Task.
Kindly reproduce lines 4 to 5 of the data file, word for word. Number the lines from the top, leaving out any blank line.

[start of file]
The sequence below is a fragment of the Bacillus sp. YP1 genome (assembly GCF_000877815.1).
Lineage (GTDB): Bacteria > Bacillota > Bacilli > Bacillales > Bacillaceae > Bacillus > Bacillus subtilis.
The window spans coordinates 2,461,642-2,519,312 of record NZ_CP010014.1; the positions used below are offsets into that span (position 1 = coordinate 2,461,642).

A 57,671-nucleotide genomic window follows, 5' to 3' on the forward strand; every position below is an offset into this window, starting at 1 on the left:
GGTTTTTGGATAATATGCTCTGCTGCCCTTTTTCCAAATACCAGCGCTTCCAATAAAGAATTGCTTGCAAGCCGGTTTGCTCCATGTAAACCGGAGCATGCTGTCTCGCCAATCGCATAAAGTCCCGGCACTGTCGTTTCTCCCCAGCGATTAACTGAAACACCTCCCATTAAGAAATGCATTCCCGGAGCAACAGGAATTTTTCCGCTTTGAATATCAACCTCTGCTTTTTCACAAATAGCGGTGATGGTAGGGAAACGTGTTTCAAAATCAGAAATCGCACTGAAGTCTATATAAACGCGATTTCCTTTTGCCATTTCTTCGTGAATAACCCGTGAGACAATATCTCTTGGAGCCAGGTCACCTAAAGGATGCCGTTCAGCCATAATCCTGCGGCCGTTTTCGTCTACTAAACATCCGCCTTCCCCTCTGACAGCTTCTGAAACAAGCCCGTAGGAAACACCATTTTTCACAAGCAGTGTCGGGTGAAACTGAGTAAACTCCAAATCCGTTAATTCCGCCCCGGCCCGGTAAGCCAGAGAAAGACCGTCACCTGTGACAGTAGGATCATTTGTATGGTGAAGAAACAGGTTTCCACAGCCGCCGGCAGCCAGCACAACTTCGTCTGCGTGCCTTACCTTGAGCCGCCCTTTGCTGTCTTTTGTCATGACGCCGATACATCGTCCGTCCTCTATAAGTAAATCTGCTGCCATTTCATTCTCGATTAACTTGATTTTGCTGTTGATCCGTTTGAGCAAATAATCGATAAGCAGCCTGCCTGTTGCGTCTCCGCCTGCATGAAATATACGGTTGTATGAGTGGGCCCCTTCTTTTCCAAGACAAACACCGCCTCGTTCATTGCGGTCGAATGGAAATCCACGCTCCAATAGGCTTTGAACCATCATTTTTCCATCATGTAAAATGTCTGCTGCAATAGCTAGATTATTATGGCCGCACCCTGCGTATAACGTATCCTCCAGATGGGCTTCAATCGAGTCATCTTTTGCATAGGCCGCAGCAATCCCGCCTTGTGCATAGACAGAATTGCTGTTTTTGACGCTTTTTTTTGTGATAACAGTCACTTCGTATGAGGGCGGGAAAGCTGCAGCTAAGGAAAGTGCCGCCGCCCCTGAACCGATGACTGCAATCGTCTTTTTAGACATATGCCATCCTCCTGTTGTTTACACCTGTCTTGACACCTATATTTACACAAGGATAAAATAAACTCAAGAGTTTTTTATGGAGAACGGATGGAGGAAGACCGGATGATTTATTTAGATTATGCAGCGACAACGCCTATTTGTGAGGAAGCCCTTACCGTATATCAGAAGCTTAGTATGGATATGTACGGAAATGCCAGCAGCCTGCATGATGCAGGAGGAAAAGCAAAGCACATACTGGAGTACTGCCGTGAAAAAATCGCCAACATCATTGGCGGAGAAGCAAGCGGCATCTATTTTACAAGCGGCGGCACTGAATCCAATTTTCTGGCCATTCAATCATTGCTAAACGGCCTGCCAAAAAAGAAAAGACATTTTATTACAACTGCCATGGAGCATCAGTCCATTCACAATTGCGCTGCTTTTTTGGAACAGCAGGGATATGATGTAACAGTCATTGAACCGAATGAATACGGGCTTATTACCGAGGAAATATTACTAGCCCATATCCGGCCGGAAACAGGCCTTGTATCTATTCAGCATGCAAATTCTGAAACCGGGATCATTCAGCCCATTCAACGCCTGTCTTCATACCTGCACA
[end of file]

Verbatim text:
A 57,671-nucleotide genomic window follows, 5' to 3' on the forward strand; every position below is an offset into this window, starting at 1 on the left:
GGTTTTTGGATAATATGCTCTGCTGCCCTTTTTCCAAATACCAGCGCTTCCAATAAAGAATTGCTTGCAAGCCGGTTTGCTCCATGTAAACCGGAGCATGCTGTCTCGCCAATCGCATAAAGTCCCGGCACTGTCGTTTCTCCCCAGCGATTAACTGAAACACCTCCCATTAAGAAATGCATTCCCGGAGCAACAGGAATTTTTCCGCTTTGAATATCAACCTCTGCTTTTTCACAAATAGCGGTGATGGTAGGGAAACGTGTTTCAAAATCAGAAATCGCACTGAAGTCTATATAAACGCGATTTCCTTTTGCCATTTCTTCGTGAATAACCCGTGAGACAATATCTCTTGGAGCCAGGTCACCTAAAGGATGCCGTTCAGCCATAATCCTGCGGCCGTTTTCGTCTACTAAACATCCGCCTTCCCCTCTGACAGCTTCTGAAACAAGCCCGTAGGAAACACCATTTTTCACAAGCAGTGTCGGGTGAAACTGAGTAAACTCCAAATCCGTTAATTCCGCCCCGGCCCGGTAAGCCAGAGAAAGACCGTCACCTGTGACAGTAGGATCATTTGTATGGTGAAGAAACAGGTTTCCACAGCCGCCGGCAGCCAGCACAACTTCGTCTGCGTGCCTTACCTTGAGCCGCCCTTTGCTGTCTTTTGTCATGACGCCGATACATCGTCCGTCCTCTATAAGTAAATCTGCTGCCATTTCATTCTCGATTAACTTGATTTTGCTGTTGATCCGTTTGAGCAAATAATCGATAAGCAGCCTGCCTGTTGCGTCTCCGCCTGCATGAAATATACGGTTGTATGAGTGGGCCCCTTCTTTTCCAAGACAAACACCGCCTCGTTCATTGCGGTCGAATGGAAATCCACGCTCCAATAGGCTTTGAACCATCATTTTTCCATCATGTAAAATGTCTGCTGCAATAGCTAGATTATTATGGCCGCACCCTGCGTATAACGTATCCTCCAGATGGGCTTCAATCGAGTCATCTTTTGCATAGGCCGCAGCAATCCCGCCTTGTGCATAGACAGAATTGCTGTTTTTGACGCTTTTTTTTGTGATAACAGTCACTTCGTATGAGGGCGGGAAAGCTGCAGCTAAGGAAAGTGCCGCCGCCCCTGAACCGATGACTGCAATCGTCTTTTTAGACATATGCCATCCTCCTGTTGTTTACACCTGTCTTGACACCTATATTTACACAAGGATAAAATAAACTCAAGAGTTTTTTATGGAGAACGGATGGAGGAAGACCGGATGATTTATTTAGATTATGCAGCGACAACGCCTATTTGTGAGGAAGCCCTTACCGTATATCAGAAGCTTAGTATGGATATGTACGGAAATGCCAGCAGCCTGCATGATGCAGGAGGAAAAGCAAAGCACATACTGGAGTACTGCCGTGAAAAAATCGCCAACATCATTGGCGGAGAAGCAAGCGGCATCTATTTTACAAGCGGCGGCACTGAATCCAATTTTCTGGCCATTCAATCATTGCTAAACGGCCTGCCAAAAAAGAAAAGACATTTTATTACAACTGCCATGGAGCATCAGTCCATTCACAATTGCGCTGCTTTTTTGGAACAGCAGGGATATGATGTAACAGTCATTGAACCGAATGAATACGGGCTTATTACCGAGGAAATATTACTAGCCCATATCCGGCCGGAAACAGGCCTTGTATCTATTCAGCATGCAAATTCTGAAACCGGGATCATTCAGCCCATTCAACGCCTGTCTTCATACCTGCACA